In my role as an attorney, I am always aware of my minority status–not only as a woman but as a Latina. Luckily, my days of being mistaken for a client or a court reporter in court are mostly over, thanks to Zoom court calls and from many years of experience. My “youthful” Latina genes are a blessing in most normal settings. But the legal profession is one of a few professions where you want to look older and wiser rather than youthful, though perhaps the same can be said of doctors and politicians.
According to a 2020 Report published by the American Bar Association, over the last decade the percentage of Latinx attorneys has increased slightly from about 4% to 5%. For those of us practicing law, this is not really a noticeable difference, especially given the fact that Latinos comprise about 18% of the overall population in the United States. But our numbers are slowly increasing.
Network and promote yourself
What can we do in our respective professions to diversify our numbers? In the immediate sense, we can complain on social media, write about our struggles in articles such as these, and encourage others to join our professions. I also volunteer at schools and mentor young law students and attorneys to give them the encouragement that they need to persevere as minorities in such professions. But what else can we do to make a difference? I think the simplest answer is we can network and promote ourselves with passion.
I recently attended a fun Summer Social put together by the Latina Lawyers Committee of the Hispanic Lawyers Association of Illinois. The committee, composed of an amazing group of Latina Lawyers provides Latinx lawyers and law students with guidance, mentoring, empowerment, and networking opportunities. Similar events are held by other associations and are an excellent way to network with other like-minded attorneys. These events are a great way to be embraced by a community of people who understand our struggles and they can give younger attorneys, and even law students, the encouragement of knowing that the characteristics that make us unique as Latinos can help us in our professions. This, in turn, will help our Latino clients. Many of these events are also held at prestigious firms, which can give you an opportunity to meet attorneys and even judges who are passionate about diversifying the practice of law and the judiciary. Not to mention, these events help starving law students survive by passing out free food and drinks!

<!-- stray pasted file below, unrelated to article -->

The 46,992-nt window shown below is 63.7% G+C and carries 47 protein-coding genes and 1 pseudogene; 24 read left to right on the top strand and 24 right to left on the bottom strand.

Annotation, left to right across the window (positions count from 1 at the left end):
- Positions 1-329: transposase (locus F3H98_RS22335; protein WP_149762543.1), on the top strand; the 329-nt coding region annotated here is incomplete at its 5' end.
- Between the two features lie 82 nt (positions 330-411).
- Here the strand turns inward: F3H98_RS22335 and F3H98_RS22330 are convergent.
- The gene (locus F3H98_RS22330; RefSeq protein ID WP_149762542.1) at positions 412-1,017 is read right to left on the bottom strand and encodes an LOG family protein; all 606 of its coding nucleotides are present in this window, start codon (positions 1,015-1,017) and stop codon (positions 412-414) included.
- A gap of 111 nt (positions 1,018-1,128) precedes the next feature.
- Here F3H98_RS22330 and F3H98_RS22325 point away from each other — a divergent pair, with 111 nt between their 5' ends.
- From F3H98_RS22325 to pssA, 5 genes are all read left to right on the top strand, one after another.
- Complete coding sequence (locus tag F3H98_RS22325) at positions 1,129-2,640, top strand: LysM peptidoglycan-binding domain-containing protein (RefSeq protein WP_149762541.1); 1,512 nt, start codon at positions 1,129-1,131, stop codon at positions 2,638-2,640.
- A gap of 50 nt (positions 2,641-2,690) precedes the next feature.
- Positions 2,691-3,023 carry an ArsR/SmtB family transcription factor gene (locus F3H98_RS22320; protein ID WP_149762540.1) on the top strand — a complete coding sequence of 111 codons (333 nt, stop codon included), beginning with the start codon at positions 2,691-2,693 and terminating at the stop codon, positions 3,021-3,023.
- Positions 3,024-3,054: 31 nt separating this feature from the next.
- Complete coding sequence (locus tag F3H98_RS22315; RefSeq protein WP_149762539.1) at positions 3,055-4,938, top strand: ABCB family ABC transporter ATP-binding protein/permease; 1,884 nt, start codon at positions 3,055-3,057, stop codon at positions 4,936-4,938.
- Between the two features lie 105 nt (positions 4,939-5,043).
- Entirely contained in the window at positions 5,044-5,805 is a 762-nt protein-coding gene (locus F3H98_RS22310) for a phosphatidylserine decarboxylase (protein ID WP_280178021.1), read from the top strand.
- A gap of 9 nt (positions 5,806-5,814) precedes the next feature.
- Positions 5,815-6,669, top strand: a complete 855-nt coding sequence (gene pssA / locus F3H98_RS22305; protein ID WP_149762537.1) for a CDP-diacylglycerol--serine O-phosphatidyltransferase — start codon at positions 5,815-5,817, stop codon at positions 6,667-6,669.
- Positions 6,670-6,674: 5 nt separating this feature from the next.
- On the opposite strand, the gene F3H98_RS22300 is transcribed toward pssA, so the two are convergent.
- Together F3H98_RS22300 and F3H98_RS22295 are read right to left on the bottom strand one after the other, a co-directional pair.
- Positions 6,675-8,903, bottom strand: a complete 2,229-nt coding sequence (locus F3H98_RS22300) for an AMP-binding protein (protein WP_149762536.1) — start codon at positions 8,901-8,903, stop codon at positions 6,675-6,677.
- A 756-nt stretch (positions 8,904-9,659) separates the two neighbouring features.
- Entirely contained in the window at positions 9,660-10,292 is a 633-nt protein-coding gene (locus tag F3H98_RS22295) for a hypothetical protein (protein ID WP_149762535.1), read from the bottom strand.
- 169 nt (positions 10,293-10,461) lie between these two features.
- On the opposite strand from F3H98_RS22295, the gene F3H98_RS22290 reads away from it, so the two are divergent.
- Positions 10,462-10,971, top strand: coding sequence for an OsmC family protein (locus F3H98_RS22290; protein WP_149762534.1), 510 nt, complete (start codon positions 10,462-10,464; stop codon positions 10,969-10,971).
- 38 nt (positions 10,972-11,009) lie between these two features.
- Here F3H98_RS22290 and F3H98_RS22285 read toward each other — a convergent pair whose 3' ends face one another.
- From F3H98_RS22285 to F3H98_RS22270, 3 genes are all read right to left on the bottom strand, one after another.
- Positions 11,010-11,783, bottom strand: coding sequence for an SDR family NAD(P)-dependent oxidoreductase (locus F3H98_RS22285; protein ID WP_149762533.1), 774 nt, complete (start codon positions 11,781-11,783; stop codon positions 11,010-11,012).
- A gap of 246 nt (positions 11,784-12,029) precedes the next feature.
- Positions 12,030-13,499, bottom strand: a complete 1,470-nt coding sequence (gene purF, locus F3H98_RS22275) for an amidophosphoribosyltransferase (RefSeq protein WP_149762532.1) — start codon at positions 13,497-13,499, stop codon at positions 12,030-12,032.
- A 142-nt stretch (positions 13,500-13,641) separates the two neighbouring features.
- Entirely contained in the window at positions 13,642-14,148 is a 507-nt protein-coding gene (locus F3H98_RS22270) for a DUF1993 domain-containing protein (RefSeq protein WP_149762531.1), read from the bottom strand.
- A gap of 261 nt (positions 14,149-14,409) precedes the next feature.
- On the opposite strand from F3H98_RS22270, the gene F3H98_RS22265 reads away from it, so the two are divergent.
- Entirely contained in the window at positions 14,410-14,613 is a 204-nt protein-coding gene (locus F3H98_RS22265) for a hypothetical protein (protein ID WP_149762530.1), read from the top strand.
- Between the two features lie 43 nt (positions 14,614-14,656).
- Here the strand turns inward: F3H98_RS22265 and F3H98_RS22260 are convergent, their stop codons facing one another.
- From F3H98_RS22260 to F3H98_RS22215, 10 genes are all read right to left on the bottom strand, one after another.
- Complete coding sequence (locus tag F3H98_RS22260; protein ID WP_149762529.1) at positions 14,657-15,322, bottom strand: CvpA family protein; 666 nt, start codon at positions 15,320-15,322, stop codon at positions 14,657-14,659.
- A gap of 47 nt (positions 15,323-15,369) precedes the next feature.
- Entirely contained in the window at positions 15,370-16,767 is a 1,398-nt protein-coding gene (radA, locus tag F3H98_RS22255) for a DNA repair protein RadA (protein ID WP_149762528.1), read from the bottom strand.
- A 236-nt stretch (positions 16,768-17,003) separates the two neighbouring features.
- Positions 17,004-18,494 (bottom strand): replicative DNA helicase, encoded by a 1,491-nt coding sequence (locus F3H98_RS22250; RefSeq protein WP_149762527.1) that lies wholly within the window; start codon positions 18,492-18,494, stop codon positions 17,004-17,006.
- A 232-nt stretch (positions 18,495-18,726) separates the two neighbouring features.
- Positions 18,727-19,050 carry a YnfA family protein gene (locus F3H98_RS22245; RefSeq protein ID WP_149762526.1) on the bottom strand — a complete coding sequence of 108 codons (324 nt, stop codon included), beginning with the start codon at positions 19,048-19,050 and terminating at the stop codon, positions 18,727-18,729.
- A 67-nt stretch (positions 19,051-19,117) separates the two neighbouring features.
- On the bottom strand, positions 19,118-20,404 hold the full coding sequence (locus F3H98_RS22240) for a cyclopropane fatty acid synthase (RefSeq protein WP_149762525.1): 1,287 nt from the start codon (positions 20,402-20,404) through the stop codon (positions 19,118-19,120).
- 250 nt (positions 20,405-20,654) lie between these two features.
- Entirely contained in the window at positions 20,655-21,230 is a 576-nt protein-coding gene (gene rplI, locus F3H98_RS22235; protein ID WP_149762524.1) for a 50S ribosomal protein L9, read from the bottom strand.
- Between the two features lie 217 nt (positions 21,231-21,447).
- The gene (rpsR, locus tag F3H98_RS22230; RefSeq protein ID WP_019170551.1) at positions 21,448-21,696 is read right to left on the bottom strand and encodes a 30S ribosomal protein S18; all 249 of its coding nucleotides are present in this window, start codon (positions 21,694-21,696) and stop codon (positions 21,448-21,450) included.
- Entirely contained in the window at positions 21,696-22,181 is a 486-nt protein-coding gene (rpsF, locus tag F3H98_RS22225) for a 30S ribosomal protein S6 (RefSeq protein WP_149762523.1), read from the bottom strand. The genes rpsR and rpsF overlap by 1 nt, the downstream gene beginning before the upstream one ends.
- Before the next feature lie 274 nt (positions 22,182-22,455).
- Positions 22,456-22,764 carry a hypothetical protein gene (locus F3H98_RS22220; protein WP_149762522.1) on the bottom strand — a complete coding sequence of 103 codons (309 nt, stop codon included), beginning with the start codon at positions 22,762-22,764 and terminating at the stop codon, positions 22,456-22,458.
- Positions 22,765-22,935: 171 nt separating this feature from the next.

Breaking into leadership roles
Outside of the practice of law we also see that Latinos make up only about 4% of executive officer positions throughout the U.S. with a bit higher percentage (about 11%) in management positions, according to a report by the Hispanic Association on Corporate Responsibility. Breaking through to management and corporate positions takes mentorship by fellow minorities who hold these positions, as well as support from the firms they work for. School-to-work pipelines can start as early as high school and continue into college as recruiters strive to diversify their workforce. But it is our responsibility as Latinos in leadership roles to do more.
As some of us break through into leadership positions we can use our unique perspective as minorities to make our clients feel more comfortable hiring us to help them with their needs. As a bankruptcy attorney, being able to speak Spanish fluently brings much needed comfort to Spanish-language clients who are struggling with their finances. Many of my clients do not understand complex legal issues unless they are explained to them in their native tongue. By simply relating to people and making them feel at ease during a consultation, you can gain a client’s trust and help them with their needs in whatever industry you work in. It is not rare for my Latino clients to hug me at the end of a consultation!
You can’t be what you can’t see
I interviewed several Latino friends of mine in different leadership roles and asked them: Aside from some luck and hard work, what helped you reach your professional goals? The number one answer was seeing other Latinos in leadership roles and having mentors. Representation matters. You can’t be what you can’t see. To borrow a line from one of my favorite movies: “We begin by coveting what we see every day.” Brownie points for my movie buffs who recognize this quote!